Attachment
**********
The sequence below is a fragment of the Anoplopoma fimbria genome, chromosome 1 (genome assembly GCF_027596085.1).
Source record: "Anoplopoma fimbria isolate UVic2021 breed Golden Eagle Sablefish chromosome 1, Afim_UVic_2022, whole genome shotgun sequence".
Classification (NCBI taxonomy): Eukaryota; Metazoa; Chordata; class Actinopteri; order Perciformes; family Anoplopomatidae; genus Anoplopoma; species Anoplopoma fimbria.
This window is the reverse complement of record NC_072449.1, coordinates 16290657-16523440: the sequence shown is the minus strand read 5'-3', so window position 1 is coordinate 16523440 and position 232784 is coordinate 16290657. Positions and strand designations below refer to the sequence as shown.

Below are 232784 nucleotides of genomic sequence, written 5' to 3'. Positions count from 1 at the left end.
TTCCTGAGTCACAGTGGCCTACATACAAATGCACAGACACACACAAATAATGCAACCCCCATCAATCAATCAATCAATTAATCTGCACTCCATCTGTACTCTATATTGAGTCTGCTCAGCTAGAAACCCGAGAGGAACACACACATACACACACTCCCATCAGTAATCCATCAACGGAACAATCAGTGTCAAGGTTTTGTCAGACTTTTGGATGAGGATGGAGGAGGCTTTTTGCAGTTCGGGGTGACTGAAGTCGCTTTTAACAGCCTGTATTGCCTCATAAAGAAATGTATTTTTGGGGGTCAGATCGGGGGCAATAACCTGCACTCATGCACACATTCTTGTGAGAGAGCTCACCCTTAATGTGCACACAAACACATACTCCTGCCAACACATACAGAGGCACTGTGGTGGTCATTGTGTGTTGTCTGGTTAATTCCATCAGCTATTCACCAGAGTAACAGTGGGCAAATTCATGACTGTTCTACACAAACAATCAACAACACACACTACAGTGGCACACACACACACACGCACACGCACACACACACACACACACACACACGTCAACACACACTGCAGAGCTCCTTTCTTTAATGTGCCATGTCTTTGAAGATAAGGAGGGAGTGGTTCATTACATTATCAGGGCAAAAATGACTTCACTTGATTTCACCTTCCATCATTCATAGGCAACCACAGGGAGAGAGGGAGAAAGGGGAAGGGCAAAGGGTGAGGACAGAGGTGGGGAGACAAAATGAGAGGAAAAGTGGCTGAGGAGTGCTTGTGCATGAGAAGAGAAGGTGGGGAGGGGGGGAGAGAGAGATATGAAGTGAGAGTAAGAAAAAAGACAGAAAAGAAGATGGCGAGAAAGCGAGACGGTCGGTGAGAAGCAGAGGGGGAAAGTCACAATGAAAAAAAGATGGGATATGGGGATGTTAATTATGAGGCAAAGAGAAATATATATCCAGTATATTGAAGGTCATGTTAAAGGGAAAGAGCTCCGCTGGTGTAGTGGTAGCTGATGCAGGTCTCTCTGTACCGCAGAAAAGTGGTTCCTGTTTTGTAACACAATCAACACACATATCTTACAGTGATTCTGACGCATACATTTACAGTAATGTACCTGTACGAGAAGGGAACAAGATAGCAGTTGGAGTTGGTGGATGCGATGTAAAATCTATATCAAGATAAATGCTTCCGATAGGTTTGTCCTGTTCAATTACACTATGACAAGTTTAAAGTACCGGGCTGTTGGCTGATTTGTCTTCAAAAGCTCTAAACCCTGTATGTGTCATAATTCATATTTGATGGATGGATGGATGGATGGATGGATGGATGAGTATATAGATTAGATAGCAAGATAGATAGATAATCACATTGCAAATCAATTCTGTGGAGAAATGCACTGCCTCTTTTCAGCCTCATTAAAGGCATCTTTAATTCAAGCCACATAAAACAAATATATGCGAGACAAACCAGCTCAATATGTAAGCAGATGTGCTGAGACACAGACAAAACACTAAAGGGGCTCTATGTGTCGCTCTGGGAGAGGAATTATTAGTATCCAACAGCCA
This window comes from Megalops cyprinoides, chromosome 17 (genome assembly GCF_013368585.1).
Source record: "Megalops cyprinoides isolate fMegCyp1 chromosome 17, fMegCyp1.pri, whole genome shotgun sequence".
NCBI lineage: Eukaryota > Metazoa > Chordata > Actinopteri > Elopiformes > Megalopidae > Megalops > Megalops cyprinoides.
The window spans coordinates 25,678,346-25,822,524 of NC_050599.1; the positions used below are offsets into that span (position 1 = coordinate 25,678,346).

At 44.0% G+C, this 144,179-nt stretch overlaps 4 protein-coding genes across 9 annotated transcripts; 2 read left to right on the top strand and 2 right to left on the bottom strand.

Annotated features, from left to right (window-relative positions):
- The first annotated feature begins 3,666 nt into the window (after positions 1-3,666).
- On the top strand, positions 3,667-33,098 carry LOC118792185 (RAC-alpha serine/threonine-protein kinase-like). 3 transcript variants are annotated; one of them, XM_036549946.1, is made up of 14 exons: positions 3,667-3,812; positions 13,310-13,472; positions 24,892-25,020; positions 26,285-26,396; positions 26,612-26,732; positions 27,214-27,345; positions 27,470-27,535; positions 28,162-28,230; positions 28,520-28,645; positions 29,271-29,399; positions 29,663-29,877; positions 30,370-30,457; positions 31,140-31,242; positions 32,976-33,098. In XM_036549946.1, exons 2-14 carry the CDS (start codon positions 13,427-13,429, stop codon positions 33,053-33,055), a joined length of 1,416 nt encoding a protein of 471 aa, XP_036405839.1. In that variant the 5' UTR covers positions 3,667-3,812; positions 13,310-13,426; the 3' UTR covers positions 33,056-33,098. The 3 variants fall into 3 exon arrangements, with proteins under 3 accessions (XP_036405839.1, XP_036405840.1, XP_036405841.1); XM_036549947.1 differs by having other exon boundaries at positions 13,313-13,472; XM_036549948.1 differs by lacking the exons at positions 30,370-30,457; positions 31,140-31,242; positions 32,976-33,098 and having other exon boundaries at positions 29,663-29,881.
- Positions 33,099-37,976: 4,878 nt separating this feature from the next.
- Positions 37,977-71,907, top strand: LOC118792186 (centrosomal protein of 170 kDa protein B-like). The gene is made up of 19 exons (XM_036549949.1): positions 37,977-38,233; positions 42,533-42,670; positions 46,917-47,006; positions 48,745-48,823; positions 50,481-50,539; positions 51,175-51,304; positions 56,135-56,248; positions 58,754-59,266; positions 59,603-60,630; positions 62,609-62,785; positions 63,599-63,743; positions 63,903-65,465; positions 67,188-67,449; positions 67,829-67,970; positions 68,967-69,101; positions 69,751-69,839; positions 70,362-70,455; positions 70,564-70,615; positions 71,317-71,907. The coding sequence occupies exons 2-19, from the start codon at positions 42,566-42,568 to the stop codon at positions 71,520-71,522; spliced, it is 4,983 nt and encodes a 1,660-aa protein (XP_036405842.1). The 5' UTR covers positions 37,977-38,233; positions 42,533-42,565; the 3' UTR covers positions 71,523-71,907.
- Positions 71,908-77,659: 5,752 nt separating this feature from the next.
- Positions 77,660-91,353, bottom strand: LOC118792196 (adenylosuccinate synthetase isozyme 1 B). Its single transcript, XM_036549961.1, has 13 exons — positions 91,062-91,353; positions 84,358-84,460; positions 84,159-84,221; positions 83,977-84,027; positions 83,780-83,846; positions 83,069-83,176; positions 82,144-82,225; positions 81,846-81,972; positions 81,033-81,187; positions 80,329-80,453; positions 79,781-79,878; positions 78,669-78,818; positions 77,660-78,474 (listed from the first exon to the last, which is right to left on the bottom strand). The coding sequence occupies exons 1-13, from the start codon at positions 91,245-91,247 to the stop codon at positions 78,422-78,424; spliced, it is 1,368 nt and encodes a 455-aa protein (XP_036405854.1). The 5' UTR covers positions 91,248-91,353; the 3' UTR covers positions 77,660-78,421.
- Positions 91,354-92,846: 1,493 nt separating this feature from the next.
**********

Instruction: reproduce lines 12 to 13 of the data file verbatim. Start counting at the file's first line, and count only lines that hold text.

Annotated features, from left to right (window-relative positions):
- The first annotated feature begins 3,666 nt into the window (after positions 1-3,666).